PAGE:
3

Can someone please explain like I'm five: What is the correct syntax for making index entries like this?

hierarchy: see `polymorphism`

overloading,
    operator: see `operator overloading`

I'm using packages hyperref and imakeidx.

What exactly is the "see" syntax, and how am I supposed to invoke it? I'm confused about the difference between

\index{x|see{y}}
\index{x|see {y}}
\index{x|\see{y}}
\index{x|\see {y}}
\indexentry{x|see{y}}

I'm particularly confused because some answers (like this one) mention "the \see macro", which matches my intuition that special words in TeX should be spelled with backslashes... but then I see people writing actual index entries without the backslash, and somehow it still works!

Corollary: What is the format of {y} in the above examples? Can I (and should I) be using things like {e@$e$} or {constant!Euler's} in a "see"?

Corollary: Does makeindex recognize any more special verbs besides "see"?

3

First the easy part: \indexentry should never be used in a document; it's not generally defined and is only used for writing to the .idx file that makeindex will convert to an .ind file that LaTeX can input.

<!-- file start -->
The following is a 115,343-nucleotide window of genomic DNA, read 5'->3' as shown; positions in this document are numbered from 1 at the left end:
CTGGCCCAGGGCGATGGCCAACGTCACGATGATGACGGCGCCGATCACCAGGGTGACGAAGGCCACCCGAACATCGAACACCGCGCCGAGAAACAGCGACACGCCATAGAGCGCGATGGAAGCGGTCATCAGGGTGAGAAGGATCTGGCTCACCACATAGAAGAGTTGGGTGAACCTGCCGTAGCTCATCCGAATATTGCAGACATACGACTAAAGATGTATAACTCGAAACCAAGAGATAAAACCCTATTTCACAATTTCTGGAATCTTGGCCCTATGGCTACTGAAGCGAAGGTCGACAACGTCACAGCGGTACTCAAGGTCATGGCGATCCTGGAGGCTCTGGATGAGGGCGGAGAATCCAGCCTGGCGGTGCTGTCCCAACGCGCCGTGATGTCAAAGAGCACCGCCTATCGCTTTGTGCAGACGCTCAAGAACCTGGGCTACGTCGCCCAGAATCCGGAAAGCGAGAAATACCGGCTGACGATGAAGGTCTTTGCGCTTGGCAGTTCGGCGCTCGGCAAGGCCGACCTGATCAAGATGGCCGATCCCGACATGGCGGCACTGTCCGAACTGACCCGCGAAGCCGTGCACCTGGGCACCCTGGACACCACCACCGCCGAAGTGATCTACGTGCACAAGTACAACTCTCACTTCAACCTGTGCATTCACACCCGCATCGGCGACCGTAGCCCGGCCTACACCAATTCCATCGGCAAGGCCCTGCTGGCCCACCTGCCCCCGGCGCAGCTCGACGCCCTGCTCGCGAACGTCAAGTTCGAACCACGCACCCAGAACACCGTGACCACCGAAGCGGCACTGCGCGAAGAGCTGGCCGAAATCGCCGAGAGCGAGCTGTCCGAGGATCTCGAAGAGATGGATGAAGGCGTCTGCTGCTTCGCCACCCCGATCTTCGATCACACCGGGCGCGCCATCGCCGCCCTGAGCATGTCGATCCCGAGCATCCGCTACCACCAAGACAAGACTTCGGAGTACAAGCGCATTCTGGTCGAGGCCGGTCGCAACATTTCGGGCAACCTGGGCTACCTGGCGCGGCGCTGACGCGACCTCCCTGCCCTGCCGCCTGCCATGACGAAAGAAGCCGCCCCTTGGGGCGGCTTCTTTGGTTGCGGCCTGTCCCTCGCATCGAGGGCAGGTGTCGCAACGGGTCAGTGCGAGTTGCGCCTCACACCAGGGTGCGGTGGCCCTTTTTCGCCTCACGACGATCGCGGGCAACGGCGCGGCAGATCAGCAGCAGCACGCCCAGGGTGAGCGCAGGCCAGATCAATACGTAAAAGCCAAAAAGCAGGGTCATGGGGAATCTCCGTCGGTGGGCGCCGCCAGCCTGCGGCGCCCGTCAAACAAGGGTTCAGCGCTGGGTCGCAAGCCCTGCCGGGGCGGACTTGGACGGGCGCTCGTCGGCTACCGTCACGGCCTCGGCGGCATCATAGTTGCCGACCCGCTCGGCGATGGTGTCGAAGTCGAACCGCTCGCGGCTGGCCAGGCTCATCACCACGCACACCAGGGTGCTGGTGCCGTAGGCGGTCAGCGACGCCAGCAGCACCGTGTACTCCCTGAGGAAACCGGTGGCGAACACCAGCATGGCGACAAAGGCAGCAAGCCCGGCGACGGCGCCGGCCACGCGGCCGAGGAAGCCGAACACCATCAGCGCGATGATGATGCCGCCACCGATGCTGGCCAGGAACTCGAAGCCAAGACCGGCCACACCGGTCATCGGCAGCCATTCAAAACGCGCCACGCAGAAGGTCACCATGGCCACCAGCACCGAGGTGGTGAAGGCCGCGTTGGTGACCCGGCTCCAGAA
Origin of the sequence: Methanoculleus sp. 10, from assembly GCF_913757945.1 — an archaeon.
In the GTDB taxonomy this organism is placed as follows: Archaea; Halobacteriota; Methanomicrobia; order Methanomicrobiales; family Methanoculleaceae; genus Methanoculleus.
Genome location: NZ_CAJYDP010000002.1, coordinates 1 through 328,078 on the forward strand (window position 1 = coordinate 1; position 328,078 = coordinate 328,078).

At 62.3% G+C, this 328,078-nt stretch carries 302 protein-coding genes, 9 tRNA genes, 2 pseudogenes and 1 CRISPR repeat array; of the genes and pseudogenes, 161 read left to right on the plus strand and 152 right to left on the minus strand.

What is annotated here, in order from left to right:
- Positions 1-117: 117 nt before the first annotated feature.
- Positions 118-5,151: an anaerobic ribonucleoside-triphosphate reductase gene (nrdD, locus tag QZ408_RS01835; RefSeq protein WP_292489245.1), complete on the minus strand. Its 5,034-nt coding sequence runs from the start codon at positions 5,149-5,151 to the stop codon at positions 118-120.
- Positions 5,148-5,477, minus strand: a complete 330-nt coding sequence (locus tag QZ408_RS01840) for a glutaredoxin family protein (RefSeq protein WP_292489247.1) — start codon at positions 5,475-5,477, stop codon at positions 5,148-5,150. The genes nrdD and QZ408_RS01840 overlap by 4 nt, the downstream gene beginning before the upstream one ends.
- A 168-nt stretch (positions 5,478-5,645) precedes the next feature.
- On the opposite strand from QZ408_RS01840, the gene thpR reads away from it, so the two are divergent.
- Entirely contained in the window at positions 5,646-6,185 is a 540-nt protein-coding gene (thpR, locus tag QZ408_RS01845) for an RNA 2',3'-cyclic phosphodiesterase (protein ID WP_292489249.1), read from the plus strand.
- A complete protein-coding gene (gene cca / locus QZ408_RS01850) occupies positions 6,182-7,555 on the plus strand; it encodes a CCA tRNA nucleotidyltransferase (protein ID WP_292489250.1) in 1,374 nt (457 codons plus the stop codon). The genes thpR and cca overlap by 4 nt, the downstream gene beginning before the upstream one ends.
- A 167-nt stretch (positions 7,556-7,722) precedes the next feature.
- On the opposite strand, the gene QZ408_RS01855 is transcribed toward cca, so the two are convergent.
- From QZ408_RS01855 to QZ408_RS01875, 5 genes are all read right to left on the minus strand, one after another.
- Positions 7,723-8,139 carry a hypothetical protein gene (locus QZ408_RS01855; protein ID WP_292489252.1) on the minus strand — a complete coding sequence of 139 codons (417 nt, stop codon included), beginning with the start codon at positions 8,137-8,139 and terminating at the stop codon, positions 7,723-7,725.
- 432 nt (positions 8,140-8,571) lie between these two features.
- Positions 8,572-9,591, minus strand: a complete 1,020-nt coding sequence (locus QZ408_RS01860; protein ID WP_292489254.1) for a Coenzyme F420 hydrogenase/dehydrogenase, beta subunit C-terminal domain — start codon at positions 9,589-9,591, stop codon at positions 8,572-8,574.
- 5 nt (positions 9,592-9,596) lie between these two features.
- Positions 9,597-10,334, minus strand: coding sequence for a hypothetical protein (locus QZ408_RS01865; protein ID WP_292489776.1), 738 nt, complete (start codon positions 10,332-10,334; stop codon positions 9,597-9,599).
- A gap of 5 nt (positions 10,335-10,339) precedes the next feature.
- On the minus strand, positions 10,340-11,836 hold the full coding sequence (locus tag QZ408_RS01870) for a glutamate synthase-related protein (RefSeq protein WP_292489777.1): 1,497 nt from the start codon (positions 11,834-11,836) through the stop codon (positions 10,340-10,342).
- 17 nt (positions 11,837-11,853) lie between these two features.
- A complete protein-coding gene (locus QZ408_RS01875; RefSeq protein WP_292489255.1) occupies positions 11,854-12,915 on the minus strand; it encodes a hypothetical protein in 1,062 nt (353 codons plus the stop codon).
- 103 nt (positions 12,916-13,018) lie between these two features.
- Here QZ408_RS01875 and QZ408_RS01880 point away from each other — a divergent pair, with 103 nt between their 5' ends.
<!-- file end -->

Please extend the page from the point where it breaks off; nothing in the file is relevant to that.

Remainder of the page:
The syntax is

\index{abc|see{x}}

A space is irrelevant, so \index{abc|see {x}} is acceptable as well. You must not use a backslash, it's a job for makeindex to add it at the proper place.

The definition of \see is

\newcommand*\see[2]{\emph{\seename} #1}

but it could be changed in the document preamble to suit your needs.

The following document

\documentclass{article}
\usepackage{imakeidx}

\makeindex

\begin{document}

a\index{x|see{y}}

\printindex

\end{document}

will produce an .idx file containing

\indexentry{x|see{y}}{1}

that will be processed by makeindex producing an .ind file with

\begin{theindex}

  \item x, \see{y}{1}

\end{theindex}

You see that the second argument to \see is the page number, which one usually wants to omit, but by changing the definition of \see other effects can be obtained.

The makeidx package (and so imakeidx as well) defines also \seealso, so you can use

\index{z|seealso{u}}

and the same about \see can be said. You can use any two argument command in the same fashion.

The part before | can be any legal entry for \index, so

\index{a@bcd|see{x}}
\index{a!b|see{x}}

are both good, with the expected result according to the rules of makeindex. The only difference will be that “see x“ appears instead of the page number.

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